The opening session for Mr. Harvey’s MBLI cohort was held August 8th to 11th in conjunction with the Congressional Black Caucus’ Mississippi Policy Conference in Tunica, Mississippi. The Tunica Policy Conference which celebrated its 20th year is a national event which brings elected officials and civic leaders from all over the country to the Mississippi Delta. The Conference also included the Bennie G. Thompson Sporting Clays Challenge an annual event hosted in partnership with Ducks Unlimited.
Alex, a graduate of Mississippi State University’s College of Forest Resources, is also a Forester with Southern Forestry Consultants and owns Legacy Land Management, LLC (LLM). LLM is a certified Disadvantaged Business Enterprise (DBE) in Mississippi and Louisiana and Certified Minority Business Enterprise (MBE) with the Mississippi Development Authority. Alex is also a 2017 alum of the Mississippi Economic Council’s Leadership Mississippi development program.
Wiregrass Ecological Associates (WEA) staff presented as invited faculty at the 33rd Annual Environmental Permitting Summer School in Marco Island, Florida. The event, put on by the Florida Environmental Network, attracts more than 850 attorneys, consultants, officials, and landowners and is an excellent opportunity for professionals in a variety of fields to increase their knowledge on rules, regulations and ongoing projects in the environmental and ecological fields.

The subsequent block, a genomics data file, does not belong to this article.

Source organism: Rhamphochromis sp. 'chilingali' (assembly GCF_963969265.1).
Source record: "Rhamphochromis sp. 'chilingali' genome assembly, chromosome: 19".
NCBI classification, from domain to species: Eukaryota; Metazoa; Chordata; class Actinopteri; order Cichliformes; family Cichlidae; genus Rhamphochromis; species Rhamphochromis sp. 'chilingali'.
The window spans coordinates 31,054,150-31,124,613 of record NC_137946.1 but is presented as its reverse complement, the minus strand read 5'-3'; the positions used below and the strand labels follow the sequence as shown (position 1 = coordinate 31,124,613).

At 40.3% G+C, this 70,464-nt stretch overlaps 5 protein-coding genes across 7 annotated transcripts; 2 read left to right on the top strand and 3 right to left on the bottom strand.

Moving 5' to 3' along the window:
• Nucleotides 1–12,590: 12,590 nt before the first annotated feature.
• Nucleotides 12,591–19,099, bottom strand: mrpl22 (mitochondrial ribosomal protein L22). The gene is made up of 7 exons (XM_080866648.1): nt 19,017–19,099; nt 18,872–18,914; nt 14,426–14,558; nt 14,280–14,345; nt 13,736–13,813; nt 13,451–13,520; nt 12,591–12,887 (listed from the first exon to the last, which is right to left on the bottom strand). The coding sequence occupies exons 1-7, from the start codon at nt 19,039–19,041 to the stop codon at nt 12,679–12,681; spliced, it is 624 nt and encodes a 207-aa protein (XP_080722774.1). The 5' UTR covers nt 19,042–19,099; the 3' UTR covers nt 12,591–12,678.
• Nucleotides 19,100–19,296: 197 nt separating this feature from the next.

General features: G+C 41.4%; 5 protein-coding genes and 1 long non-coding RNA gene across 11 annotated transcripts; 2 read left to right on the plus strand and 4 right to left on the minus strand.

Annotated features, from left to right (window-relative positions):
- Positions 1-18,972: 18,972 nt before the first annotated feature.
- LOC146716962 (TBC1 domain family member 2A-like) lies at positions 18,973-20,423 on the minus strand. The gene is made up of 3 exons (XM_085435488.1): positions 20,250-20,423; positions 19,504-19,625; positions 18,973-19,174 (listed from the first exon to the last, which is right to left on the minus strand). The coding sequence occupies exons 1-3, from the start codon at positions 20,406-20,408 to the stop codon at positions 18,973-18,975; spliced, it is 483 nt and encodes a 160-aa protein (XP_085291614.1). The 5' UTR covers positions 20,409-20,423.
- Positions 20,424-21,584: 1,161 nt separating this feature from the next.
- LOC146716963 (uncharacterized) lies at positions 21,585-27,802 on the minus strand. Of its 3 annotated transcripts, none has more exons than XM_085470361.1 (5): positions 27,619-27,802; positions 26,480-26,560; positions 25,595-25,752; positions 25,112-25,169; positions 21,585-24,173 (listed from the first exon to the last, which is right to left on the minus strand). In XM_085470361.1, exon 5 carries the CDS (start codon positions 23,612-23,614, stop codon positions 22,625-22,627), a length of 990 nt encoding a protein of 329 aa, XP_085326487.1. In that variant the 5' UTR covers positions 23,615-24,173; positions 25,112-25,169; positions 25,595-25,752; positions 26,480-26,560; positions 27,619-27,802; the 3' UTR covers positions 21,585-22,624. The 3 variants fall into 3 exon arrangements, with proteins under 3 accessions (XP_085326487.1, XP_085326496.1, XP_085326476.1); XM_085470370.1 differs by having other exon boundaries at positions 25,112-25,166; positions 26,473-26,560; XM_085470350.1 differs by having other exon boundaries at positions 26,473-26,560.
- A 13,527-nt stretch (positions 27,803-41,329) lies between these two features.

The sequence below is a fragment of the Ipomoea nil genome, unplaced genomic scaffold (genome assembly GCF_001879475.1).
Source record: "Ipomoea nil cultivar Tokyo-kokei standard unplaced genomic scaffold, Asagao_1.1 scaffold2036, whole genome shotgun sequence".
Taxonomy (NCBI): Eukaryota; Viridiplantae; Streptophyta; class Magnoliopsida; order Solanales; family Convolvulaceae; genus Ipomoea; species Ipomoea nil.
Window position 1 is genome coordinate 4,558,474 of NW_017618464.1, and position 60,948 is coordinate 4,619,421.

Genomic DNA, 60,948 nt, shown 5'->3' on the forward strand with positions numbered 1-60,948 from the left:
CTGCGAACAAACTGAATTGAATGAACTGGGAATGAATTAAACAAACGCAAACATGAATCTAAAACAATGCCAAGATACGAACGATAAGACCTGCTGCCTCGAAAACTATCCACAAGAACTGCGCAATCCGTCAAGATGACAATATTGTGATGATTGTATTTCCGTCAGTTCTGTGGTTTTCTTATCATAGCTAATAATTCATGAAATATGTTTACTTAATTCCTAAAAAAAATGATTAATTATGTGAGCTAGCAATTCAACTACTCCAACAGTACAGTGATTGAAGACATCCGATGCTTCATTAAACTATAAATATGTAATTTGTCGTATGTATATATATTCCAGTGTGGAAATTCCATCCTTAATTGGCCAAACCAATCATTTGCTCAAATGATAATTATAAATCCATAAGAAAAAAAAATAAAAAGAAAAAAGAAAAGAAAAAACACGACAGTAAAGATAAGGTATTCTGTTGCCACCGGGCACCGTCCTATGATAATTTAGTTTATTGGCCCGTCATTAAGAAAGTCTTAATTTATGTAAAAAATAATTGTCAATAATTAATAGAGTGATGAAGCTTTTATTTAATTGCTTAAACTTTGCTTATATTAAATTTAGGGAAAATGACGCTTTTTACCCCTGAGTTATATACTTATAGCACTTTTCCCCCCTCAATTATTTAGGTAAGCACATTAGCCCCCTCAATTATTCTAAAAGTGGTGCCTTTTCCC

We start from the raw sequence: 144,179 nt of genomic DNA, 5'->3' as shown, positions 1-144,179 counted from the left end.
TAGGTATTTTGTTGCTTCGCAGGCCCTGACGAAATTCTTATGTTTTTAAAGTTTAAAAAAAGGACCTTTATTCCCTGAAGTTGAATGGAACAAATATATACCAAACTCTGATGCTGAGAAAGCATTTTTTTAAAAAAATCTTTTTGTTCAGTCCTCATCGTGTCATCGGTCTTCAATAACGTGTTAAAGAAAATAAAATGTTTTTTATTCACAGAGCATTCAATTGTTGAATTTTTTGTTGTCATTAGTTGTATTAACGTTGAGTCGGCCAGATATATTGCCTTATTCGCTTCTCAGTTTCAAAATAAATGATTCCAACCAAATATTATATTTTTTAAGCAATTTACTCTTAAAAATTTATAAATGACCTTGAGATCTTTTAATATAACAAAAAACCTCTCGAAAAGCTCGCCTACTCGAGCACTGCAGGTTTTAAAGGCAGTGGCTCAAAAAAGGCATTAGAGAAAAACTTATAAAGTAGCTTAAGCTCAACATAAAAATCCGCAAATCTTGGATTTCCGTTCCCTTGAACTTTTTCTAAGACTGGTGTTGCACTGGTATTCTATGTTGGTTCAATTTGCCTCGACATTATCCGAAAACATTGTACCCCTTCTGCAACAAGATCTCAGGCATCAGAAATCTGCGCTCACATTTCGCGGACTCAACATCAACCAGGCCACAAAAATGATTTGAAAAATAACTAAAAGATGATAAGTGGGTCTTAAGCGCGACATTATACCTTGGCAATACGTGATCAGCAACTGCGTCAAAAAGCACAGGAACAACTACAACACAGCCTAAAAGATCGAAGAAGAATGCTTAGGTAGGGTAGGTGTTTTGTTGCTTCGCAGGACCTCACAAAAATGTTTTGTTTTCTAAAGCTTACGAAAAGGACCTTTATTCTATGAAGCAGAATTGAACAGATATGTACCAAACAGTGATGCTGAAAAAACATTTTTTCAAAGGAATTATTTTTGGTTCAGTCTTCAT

Austin D. Carroll and George Fullerton authored a presentation about the effects of Hurricane Michael on threatened and endangered species. Mr. Fullerton presented these findings during the “Successful Applications of Imperiled Species Management Practices” session. Hurricane Michael caused widespread damage throughout northwest Florida in 2018. This includes significant impacts to populations and/or habitat for gopher tortoises, red-cockaded woodpeckers, and flatwoods salamanders. Through early action and continued management, natural resource professionals have sought to mitigate damages caused by this storm and develop strategies for recovery. This presentation documented findings from public and private land managers across the impacted areas and how these lessons can help improve resiliency in the future.
If you were unable to attend the conference or missed our presentation, please feel free to contact us at email@example.com with any questions or to request a copy.
Mr. Carroll is the President of WEA and has served on the Environmental Permitting Summer School faculty for the last 10 years. He has extensive experience with imperiled species management and conservation across the Southeast. He currently serves as Program Manager for the Apalachicola National Forest Gopher Tortoise Research and Recipient Site.
Mr. Fullerton is a Wildlife Biologist who holds a BS in Wildlife and Fisheries from the University of Georgia and a MS in Fisheries and Allied Aquaculture from Auburn University. At WEA he works extensively with threatened and endangered species projects across the Southeast, dealing primarily with red-cockaded woodpeckers and gopher tortoises.